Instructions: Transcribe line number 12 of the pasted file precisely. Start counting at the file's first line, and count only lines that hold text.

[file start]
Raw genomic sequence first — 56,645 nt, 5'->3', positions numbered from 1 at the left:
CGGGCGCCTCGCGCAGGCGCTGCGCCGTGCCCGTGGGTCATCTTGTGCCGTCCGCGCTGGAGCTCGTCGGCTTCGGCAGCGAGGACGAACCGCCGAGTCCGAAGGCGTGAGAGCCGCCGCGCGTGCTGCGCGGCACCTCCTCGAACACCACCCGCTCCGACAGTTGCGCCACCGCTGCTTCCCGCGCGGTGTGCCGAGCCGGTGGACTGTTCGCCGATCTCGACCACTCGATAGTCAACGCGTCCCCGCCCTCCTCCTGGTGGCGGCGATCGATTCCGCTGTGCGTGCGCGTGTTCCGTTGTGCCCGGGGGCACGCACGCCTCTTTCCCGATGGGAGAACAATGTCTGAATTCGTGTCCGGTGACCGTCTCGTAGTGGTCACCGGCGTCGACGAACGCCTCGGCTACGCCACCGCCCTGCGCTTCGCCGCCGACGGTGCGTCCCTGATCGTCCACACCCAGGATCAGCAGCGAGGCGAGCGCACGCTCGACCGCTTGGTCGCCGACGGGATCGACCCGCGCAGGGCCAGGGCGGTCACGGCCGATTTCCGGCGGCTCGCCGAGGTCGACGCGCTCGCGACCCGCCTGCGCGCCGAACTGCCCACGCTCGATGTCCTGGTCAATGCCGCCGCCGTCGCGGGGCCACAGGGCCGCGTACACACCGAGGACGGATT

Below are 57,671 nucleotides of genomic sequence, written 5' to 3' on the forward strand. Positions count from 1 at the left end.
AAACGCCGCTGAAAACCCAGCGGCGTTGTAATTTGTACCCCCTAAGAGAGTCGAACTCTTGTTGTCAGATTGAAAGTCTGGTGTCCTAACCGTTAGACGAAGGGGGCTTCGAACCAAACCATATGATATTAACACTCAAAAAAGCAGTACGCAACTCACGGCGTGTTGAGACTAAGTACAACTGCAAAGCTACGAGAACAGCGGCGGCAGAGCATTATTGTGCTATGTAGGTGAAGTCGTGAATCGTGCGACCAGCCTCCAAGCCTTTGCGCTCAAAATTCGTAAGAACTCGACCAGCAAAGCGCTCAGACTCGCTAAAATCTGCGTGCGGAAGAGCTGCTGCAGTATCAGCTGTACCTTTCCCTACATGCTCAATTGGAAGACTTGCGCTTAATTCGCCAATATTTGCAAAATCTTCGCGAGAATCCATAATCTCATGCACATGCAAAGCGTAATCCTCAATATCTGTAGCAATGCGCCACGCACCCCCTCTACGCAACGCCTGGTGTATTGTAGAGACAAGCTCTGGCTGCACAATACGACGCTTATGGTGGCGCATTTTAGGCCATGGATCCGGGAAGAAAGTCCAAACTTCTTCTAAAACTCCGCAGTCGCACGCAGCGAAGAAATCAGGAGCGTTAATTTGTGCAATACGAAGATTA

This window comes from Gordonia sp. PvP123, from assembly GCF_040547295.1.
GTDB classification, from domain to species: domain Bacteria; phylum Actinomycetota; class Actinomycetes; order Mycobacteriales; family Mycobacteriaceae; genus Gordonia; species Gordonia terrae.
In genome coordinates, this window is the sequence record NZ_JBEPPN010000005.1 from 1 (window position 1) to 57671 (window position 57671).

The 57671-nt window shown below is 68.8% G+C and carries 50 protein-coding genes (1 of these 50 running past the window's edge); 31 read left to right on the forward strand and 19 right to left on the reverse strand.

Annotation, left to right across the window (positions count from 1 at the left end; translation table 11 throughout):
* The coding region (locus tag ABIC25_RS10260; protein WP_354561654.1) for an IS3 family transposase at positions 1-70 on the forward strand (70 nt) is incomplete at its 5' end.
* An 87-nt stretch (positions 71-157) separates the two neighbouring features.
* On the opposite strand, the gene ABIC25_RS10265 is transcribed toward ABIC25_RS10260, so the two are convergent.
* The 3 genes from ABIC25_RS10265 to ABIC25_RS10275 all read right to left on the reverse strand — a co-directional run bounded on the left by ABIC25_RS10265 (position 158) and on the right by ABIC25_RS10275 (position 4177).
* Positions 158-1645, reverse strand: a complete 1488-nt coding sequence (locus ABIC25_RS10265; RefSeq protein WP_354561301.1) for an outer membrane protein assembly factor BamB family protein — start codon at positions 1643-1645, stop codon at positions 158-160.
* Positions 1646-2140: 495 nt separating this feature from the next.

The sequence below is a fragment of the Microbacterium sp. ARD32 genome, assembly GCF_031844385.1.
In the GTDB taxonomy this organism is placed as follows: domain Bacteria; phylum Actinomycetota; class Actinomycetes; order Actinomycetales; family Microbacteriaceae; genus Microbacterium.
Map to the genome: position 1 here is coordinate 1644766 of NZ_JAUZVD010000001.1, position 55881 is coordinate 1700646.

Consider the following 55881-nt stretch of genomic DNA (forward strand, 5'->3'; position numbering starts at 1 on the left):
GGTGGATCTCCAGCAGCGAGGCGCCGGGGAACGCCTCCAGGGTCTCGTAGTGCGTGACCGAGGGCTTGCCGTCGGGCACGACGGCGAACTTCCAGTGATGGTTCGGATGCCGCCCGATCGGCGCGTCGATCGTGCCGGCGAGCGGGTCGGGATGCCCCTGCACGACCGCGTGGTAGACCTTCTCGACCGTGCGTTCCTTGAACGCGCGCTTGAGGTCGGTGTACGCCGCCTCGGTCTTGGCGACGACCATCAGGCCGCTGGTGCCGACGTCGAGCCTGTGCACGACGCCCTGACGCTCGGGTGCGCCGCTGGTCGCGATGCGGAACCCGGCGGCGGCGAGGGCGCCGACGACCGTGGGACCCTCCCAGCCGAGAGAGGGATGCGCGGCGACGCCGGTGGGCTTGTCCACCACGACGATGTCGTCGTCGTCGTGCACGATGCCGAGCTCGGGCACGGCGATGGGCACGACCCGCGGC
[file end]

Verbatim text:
* On the opposite strand, the gene ABIC25_RS10265 is transcribed toward ABIC25_RS10260, so the two are convergent.